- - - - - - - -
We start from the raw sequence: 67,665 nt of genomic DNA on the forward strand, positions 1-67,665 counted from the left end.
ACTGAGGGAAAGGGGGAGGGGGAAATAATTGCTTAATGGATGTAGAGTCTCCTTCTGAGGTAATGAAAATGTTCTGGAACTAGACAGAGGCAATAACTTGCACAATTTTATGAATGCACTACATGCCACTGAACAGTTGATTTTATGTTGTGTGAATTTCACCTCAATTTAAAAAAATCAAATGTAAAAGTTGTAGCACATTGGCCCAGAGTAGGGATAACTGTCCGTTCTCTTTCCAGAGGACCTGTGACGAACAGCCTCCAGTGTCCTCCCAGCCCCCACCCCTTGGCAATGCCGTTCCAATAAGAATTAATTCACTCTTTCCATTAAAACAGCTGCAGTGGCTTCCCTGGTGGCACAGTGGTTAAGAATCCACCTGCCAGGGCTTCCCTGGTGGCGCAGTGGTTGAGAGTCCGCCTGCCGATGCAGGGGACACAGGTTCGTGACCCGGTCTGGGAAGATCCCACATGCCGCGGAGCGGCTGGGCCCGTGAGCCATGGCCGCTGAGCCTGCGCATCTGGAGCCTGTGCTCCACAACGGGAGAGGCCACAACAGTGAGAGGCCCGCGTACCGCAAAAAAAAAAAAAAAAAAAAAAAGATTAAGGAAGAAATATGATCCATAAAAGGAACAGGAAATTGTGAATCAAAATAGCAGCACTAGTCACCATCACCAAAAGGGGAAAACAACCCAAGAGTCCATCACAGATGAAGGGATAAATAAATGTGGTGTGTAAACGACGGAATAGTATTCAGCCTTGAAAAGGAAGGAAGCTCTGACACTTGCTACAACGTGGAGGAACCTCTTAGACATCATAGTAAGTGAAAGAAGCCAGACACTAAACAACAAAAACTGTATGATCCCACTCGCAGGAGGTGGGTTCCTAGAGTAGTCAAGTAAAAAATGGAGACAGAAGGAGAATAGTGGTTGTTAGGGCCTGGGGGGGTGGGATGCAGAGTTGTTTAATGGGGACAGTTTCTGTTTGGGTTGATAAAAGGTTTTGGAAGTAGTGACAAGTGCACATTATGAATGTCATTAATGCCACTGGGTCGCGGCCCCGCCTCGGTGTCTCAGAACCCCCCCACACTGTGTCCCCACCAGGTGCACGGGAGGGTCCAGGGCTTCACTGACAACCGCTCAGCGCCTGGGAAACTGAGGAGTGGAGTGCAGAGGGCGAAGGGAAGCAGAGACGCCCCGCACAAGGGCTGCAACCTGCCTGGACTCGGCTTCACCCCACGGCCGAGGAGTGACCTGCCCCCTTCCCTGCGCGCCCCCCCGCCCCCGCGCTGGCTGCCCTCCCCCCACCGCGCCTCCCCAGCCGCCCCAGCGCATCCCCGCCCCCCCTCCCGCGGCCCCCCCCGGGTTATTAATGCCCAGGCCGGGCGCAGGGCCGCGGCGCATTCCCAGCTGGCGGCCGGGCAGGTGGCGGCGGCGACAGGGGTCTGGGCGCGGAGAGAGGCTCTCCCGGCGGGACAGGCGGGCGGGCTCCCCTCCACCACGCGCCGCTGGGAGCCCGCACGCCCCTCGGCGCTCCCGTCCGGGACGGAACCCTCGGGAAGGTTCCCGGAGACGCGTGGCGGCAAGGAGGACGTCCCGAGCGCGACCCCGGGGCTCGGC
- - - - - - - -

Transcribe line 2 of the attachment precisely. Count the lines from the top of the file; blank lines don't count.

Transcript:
ACTGAGGGAAAGGGGGAGGGGGAAATAATTGCTTAATGGATGTAGAGTCTCCTTCTGAGGTAATGAAAATGTTCTGGAACTAGACAGAGGCAATAACTTGCACAATTTTATGAATGCACTACATGCCACTGAACAGTTGATTTTATGTTGTGTGAATTTCACCTCAATTTAAAAAAATCAAATGTAAAAGTTGTAGCACATTGGCCCAGAGTAGGGATAACTGTCCGTTCTCTTTCCAGAGGACCTGTGACGAACAGCCTCCAGTGTCCTCCCAGCCCCCACCCCTTGGCAATGCCGTTCCAATAAGAATTAATTCACTCTTTCCATTAAAACAGCTGCAGTGGCTTCCCTGGTGGCACAGTGGTTAAGAATCCACCTGCCAGGGCTTCCCTGGTGGCGCAGTGGTTGAGAGTCCGCCTGCCGATGCAGGGGACACAGGTTCGTGACCCGGTCTGGGAAGATCCCACATGCCGCGGAGCGGCTGGGCCCGTGAGCCATGGCCGCTGAGCCTGCGCATCTGGAGCCTGTGCTCCACAACGGGAGAGGCCACAACAGTGAGAGGCCCGCGTACCGCAAAAAAAAAAAAAAAAAAAAAAAGATTAAGGAAGAAATATGATCCATAAAAGGAACAGGAAATTGTGAATCAAAATAGCAGCACTAGTCACCATCACCAAAAGGGGAAAACAACCCAAGAGTCCATCACAGATGAAGGGATAAATAAATGTGGTGTGTAAACGACGGAATAGTATTCAGCCTTGAAAAGGAAGGAAGCTCTGACACTTGCTACAACGTGGAGGAACCTCTTAGACATCATAGTAAGTGAAAGAAGCCAGACACTAAACAACAAAAACTGTATGATCCCACTCGCAGGAGGTGGGTTCCTAGAGTAGTCAAGTAAAAAATGGAGACAGAAGGAGAATAGTGGTTGTTAGGGCCTGGGGGGGTGGGATGCAGAGTTGTTTAATGGGGACAGTTTCTGTTTGGGTTGATAAAAGGTTTTGGAAGTAGTGACAAGTGCACATTATGAATGTCATTAATGCCACTGGGTCGCGGCCCCGCCTCGGTGTCTCAGAACCCCCCCACACTGTGTCCCCACCAGGTGCACGGGAGGGTCCAGGGCTTCACTGACAACCGCTCAGCGCCTGGGAAACTGAGGAGTGGAGTGCAGAGGGCGAAGGGAAGCAGAGACGCCCCGCACAAGGGCTGCAACCTGCCTGGACTCGGCTTCACCCCACGGCCGAGGAGTGACCTGCCCCCTTCCCTGCGCGCCCCCCCGCCCCCGCGCTGGCTGCCCTCCCCCCACCGCGCCTCCCCAGCCGCCCCAGCGCATCCCCGCCCCCCCTCCCGCGGCCCCCCCCGGGTTATTAATGCCCAGGCCGGGCGCAGGGCCGCGGCGCATTCCCAGCTGGCGGCCGGGCAGGTGGCGGCGGCGACAGGGGTCTGGGCGCGGAGAGAGGCTCTCCCGGCGGGACAGGCGGGCGGGCTCCCCTCCACCACGCGCCGCTGGGAGCCCGCACGCCCCTCGGCGCTCCCGTCCGGGACGGAACCCTCGGGAAGGTTCCCGGAGACGCGTGGCGGCAAGGAGGACGTCCCGAGCGCGACCCCGGGGCTCGGC